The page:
How does the ISA exactly work?

Hi, so the max allowed to invest for an ISA per year is 20k, I have known this for a while but I always had this question in mind.

This means that you can put and buy shares through the trading212 ISA a total amount of 20k in lets say this year 2020, then the next year put another 20k and do the same right?

So lets say the first 20k gives you 10%, then the next 20k of the following year gives you another 10%, you would have 20k * 1.1 + 20k * 1.1 = 44k in total -> +4k in gains right?
This without paying any taxes?


in a nutshell yes, although to be pedantic 20k x 1.1 + (20k + 20k) x 1.1 = 46k :slight_smile:

also it is worth clarifying the 20k limit only applies to deposits. If your 20k investment goes to 100k in one year (would be nice) you can still buy/sell etc inside your ISA with the whole 100K without withdrawing.

Without withdrawing? if after 2 years you get to 46k aren’t you allowed to withdraw that? Or even in the case that goes up to 100k.

Yes you can withdraw whole 100k(or whatever amount) without paying any tax. What I meant was you can keep juggling money inside ISA without withdrawing.

You can always withdraw and all gains are tax free, no matter how large. But you can only deposit £20k of new money in each tax year. Because the growth is tax free your ISA and SIPP are the last places from which you would ever want to withdraw. Always prefer to fund your living expenses from other bank balances and salary income.

Cheers! Sounds awesome.

Do you have to declare any withdrawal on your tax returns?
Also heard that you can make 12 k per year tax free on your invest account? Is this correct for Uk citizens? Do you have to declare it ?

Almost correct to the first question and yes to the second.

UK folk have £12,300 a year allowance from capital gains tax (CGT). If this 12.3k profit is from stocks only, then yes it tax free. Though remember, you may have capital gains obtained elsewhere.

You also must declare your tax even if it is below the limit of your CGT allowance. Absolutely not financial advice, but if you’re investing small amounts and don’t go over the allowance, it’s not the end of the world if you don’t declare. But ignore what I just said and actually declare.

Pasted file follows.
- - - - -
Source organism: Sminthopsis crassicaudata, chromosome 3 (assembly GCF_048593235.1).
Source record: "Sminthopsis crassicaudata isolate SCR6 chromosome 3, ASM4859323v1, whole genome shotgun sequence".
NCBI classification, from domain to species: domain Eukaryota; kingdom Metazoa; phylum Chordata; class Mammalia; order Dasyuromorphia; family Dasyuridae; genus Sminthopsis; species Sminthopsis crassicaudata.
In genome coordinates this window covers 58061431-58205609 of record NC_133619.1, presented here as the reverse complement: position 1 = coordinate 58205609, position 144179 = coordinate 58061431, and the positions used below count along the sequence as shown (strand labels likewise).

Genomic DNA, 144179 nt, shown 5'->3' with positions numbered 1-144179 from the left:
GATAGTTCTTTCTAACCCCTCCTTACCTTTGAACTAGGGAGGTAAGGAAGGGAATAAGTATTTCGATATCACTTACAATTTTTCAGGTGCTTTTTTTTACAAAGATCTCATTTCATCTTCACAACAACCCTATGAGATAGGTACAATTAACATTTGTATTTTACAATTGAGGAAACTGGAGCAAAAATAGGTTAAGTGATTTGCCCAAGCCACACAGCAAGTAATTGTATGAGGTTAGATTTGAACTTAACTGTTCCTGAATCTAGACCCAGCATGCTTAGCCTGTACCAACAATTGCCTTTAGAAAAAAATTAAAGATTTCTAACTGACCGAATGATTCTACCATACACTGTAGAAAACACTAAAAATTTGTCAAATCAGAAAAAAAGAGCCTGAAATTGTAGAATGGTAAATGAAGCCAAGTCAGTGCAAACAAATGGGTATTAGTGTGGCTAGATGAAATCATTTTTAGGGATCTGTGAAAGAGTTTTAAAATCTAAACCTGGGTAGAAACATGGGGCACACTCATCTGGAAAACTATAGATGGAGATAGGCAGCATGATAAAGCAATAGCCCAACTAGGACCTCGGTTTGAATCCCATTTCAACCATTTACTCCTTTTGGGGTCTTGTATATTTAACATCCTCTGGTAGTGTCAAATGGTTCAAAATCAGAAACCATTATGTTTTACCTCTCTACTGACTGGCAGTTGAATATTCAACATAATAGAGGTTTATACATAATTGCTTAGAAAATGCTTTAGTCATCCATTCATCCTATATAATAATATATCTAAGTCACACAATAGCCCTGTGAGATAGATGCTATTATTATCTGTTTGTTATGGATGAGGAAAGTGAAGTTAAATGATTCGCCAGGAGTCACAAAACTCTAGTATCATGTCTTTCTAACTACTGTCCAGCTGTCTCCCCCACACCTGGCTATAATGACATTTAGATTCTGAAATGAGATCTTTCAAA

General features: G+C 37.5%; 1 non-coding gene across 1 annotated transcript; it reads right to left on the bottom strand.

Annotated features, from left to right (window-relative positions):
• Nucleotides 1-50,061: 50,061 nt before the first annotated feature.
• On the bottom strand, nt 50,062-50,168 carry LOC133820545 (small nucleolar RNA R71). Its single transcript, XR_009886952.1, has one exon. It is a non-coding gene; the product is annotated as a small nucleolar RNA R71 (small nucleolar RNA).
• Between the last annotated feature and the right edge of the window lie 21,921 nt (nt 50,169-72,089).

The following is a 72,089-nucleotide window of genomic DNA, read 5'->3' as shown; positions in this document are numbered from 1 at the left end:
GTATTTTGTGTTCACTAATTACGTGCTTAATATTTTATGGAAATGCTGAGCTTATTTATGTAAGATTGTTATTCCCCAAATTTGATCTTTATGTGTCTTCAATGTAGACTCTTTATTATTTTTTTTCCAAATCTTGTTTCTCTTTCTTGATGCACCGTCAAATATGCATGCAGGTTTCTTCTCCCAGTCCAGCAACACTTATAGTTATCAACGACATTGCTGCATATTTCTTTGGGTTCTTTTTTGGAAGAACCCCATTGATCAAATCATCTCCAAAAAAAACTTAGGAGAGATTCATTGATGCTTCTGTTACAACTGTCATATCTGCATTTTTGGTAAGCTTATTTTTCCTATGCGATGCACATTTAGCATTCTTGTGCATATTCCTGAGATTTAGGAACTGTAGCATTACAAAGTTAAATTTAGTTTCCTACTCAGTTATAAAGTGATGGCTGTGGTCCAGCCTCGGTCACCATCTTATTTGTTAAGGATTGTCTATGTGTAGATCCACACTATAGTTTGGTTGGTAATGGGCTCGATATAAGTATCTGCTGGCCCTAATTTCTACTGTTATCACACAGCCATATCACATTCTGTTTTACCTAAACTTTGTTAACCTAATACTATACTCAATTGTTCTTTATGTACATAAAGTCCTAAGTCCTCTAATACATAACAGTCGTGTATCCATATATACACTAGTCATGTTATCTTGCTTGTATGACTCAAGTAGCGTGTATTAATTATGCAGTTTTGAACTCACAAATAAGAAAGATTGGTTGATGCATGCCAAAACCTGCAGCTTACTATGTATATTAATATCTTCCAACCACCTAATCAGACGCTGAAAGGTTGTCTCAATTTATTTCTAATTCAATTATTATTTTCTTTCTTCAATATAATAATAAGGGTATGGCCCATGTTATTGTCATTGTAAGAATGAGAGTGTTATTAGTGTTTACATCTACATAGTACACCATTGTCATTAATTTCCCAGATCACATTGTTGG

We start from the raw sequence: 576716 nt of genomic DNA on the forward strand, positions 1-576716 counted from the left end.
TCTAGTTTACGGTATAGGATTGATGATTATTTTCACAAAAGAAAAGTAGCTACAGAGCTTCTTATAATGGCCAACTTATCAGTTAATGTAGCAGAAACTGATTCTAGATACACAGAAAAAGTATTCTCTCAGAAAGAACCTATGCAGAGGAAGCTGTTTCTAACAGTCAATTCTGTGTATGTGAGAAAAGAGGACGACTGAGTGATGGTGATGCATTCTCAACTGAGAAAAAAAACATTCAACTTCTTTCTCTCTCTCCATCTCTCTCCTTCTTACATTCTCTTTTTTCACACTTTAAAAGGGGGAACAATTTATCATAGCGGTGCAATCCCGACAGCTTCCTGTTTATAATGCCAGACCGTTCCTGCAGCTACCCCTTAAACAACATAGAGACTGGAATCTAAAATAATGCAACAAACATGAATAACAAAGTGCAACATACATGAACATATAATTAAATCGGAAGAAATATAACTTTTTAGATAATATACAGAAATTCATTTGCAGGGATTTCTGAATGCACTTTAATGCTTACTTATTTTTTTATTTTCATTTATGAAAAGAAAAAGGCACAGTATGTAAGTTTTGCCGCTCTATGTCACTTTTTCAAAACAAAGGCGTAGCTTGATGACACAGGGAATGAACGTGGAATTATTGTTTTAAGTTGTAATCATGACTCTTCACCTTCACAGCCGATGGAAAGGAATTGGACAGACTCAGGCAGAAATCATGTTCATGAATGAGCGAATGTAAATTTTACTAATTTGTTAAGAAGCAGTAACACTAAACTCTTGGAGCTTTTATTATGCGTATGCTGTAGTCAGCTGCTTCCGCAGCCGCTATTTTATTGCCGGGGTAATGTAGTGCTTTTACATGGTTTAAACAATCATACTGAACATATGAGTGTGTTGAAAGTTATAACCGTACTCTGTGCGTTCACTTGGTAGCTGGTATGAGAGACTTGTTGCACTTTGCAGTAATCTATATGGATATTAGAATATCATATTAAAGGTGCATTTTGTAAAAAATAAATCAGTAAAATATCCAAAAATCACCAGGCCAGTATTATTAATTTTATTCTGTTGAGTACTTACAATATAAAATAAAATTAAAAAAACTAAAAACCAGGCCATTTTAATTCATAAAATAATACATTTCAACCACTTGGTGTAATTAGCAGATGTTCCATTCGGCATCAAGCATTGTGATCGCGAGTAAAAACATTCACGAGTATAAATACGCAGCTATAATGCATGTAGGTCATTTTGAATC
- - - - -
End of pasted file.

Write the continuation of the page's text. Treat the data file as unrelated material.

If you using an isa to withdraw money you don’t need to declare this do you?

I’m Irish :shamrock:I’ve no idea.


According to this, no you don’t.

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Think I have found the answer:

“You can take your money out of an Individual Savings Account (ISA) at any time, without losing any tax benefits. Check the terms of your ISA to see if there are any rules or charges for making withdrawals.“


Thank you @obrienciaran . I’m still not sure about the declaration to HMRC about whether I should state I hold stocks as I have only bought not sold any . Started little by little since March?

You don’t need to tell HMRC that you own stocks. You only to communicate with them about tax you owe.


I’m not sure how it works in the UK but here in Ireland I also don’t want to awaken the beast. I’ve been under the capital gains tax allowance so haven’t declared anything yet even when I should. That would be the start of yearly letters asking me like a child ‘are you over the allowance this year…what about this year…what about this year…this year?’. And more forms to fill out full of 0s!

i’ll pay when the time comes in 10 years or so once I sell!

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In Ireland “The first €1,270 of taxable gains in a tax year are exempt from CGT.” Therefore you might wish to realise this amount of capital gains as this is a use-it-or-lose-it allowance. See here.

Yes that is indeed what I do! It’s a measly allowance but I’m certainly making use of it as like with the UK, it can’t be carried forward.